Monthly Archives: January 2016

Birthday Lasagna :)

Taylor wanted lasagna for her birthday dinner (21!) – and this one was probably the largest one I’ve ever made. Had to use a large roasting pan. ¬†I looked at a few different recipes, and kind of did a combination of a few of them.

Lasagna ūüôā
Recipe Type: main course
Author: Ray
Prep time:
Cook time:
Total time:
Serves: 16
Baked this Friday evening, and will reheat on Sunday – Lasagna always seems to taste best reheated, so why not bake it twice to begin with ūüôā
  • 2 pounds ground port
  • 1.5 pounds ground sirloin
  • 1 pound mild Italian sausage
  • 2 cans diced tomatoes
  • 2 cans tomato paste
  • 1 large white onion, diced fine
  • 4 cloves garlic, minced
  • 3 diced bell peppers (red, yellow and orange)
  • 2 pkgs. frozen chopped spinach
  • 2 pounds ricotta cheese
  • 2 eggs
  • 1/2 tsp. nutmeg
  • 1/2 pound Monterey Jack cheese, shredded
  • 1/2 pound mozzarella cheese, shredded
  • 1/2 pound provolone cheese, sliced
  • 1/2 cup finely grated Parmesan cheese
  • 1/2 cup Marsala
  • 2 tbsp. sugar
  • 1/2 tsp. salt
  • 1/2 tsp. pepper
  • 1/4 cup balsamic vinegar
  • 1 tbsp. Italian seasoning
  • 1 tbsp. dried basil
  • 500g lasagna noodles
  1. Brown pork, beef and sausage in a large stockpot, adding minced onion and garlic as meat starts to brown.
  2. Add diced tomatoes, tomato paste, sugar, Italian seasoning, basil, salt, pepper, marsala, balsamic vinegar, and mix thoroughly.
  3. Let simmer for an hour, then add chopped peppers, and simmer for another hour.
  4. While sauce is simmering, defrost frozen spinach
  5. In an appropriately sized mixing bowl, mix thawed spinach, ricotta, eggs, and nutmeg.
  6. Spray roasting pan with cooking spray
  7. Spoon a thin layer of sauce into bottom of pan
  8. Place 1 layer of uncooked lasagna noodles over sauce
  9. Spoon another layer of sauce over noodles.
  10. Spread 1/3 of ricotta mixture over sauce
  11. Add another layer of noodles
  12. Add layer of sauce
  13. Add layer of provolone slices
  14. Add layer of sauce
  15. Add 1/3 ricotta mixture
  16. Add layer of noodles
  17. Add more sauce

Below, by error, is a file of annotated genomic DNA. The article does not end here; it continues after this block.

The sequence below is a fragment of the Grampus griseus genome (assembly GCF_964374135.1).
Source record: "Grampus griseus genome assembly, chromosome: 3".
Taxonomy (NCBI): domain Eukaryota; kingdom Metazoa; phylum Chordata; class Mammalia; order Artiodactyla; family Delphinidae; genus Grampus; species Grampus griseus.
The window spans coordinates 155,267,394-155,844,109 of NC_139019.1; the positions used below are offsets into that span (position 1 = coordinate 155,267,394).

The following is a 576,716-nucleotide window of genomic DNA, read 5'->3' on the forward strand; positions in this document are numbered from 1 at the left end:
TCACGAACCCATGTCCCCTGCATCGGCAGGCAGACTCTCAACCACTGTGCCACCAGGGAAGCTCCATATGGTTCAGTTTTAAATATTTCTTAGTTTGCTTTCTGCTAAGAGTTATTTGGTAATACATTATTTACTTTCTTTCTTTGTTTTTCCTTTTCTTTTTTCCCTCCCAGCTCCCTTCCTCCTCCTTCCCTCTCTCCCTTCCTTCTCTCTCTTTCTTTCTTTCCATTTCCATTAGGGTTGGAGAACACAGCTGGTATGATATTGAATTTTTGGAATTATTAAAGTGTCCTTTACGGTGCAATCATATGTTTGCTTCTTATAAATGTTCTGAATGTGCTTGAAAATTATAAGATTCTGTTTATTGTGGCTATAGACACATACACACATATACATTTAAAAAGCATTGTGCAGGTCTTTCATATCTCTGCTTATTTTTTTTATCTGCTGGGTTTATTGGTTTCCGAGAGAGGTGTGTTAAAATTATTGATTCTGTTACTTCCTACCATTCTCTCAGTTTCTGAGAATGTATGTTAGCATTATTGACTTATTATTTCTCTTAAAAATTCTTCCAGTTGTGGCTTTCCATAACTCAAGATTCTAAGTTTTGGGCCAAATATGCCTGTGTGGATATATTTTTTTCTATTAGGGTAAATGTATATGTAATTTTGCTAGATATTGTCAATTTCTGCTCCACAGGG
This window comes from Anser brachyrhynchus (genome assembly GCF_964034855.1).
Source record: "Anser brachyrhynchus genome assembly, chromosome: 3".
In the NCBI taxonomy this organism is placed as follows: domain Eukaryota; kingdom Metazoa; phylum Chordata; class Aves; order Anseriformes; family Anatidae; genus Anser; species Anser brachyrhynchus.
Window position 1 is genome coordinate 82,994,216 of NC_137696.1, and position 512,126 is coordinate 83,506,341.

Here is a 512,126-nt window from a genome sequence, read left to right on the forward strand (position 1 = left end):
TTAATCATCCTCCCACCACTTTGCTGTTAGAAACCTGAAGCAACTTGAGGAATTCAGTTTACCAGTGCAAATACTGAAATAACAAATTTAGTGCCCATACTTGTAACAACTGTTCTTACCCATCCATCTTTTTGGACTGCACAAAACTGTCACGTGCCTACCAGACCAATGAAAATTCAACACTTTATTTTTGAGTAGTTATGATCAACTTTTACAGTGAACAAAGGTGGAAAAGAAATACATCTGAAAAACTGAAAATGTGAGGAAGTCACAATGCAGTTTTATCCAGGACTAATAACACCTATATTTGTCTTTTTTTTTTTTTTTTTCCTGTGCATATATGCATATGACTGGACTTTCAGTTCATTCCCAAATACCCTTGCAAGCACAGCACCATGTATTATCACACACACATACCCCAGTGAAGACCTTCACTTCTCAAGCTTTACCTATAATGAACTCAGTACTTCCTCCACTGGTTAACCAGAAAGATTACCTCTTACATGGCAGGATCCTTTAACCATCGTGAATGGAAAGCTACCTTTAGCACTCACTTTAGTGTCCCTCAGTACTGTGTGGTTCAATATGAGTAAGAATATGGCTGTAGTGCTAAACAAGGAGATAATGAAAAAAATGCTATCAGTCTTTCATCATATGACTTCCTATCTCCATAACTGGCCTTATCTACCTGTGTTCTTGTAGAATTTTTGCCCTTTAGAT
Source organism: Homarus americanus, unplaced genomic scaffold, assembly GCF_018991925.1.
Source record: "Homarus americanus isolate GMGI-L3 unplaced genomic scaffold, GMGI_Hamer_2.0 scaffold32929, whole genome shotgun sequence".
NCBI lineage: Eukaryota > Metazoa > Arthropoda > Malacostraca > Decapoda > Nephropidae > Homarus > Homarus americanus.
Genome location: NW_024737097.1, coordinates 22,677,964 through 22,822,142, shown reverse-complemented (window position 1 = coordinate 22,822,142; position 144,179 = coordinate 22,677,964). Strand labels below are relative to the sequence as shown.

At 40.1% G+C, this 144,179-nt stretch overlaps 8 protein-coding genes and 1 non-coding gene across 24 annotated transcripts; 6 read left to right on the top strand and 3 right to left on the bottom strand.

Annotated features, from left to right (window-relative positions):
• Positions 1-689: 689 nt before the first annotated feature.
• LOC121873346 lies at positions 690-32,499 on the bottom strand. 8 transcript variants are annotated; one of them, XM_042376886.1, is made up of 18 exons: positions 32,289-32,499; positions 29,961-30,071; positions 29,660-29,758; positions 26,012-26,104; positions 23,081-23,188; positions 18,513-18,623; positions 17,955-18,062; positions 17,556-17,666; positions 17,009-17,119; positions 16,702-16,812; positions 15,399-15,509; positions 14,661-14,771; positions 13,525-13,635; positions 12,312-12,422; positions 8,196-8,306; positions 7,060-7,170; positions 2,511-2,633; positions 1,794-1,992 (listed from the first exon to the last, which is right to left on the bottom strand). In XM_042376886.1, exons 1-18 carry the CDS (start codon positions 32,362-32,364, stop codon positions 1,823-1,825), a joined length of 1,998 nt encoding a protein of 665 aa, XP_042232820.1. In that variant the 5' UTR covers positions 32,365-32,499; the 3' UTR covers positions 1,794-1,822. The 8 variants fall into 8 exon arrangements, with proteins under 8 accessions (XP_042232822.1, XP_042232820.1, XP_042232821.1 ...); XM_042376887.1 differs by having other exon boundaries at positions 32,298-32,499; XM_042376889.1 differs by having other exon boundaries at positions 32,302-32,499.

18. Add last third of ricotta mixture
  19. Add last layer of noodles
  20. Add last layer of sauce
  21. Evenly spread monterey jack and mozzarella
  22. Sprinkle parmesan over top
  23. Bake covered for 40 minutes at 375
  24. Remove cover, and bake for another 30 minutes.

After initially cooking the lasagna on Friday night (finished at 1:30 AM), I let it cool down, then put it into the fridge Saturday morning at 9:00 AM.  On Sunday, I reheated the lasagna (covered) for 3 hours at 250*F, then added a couple loaves of garlic bread to the oven, removed the lid from the lasagna, and increased the temperature to 375*F for 20 minutes.  Everyone enjoyed it!

Coffee table and side table project

Tracey and I decided that we¬†wanted something a little different for our living room coffee table, and wanted a couple matching side tables as well – something I don’t think we’ve had in the last 25+ years!
So I started looking at various designs, and tried drawing one up myself Рbut ended up finding a design through the magazine Fine Woodworking.  As it turns out, Fine Woodworking also sold plans for the coffee table, that also included a Google Sketchup file.  So, I purchased the plan, and then duplicated and modified it to come up with a design for a matching side table.
coffee table
The coffee table is a Mission-style – I’m simplifying a couple sections, and I’m also going to look at building in USB charging ports into the side tables – probably along with an outlet to plug in a table lamp. ¬†Another change is adjusting the height of the shelf, to provide clearance for Tracey’s Roomba.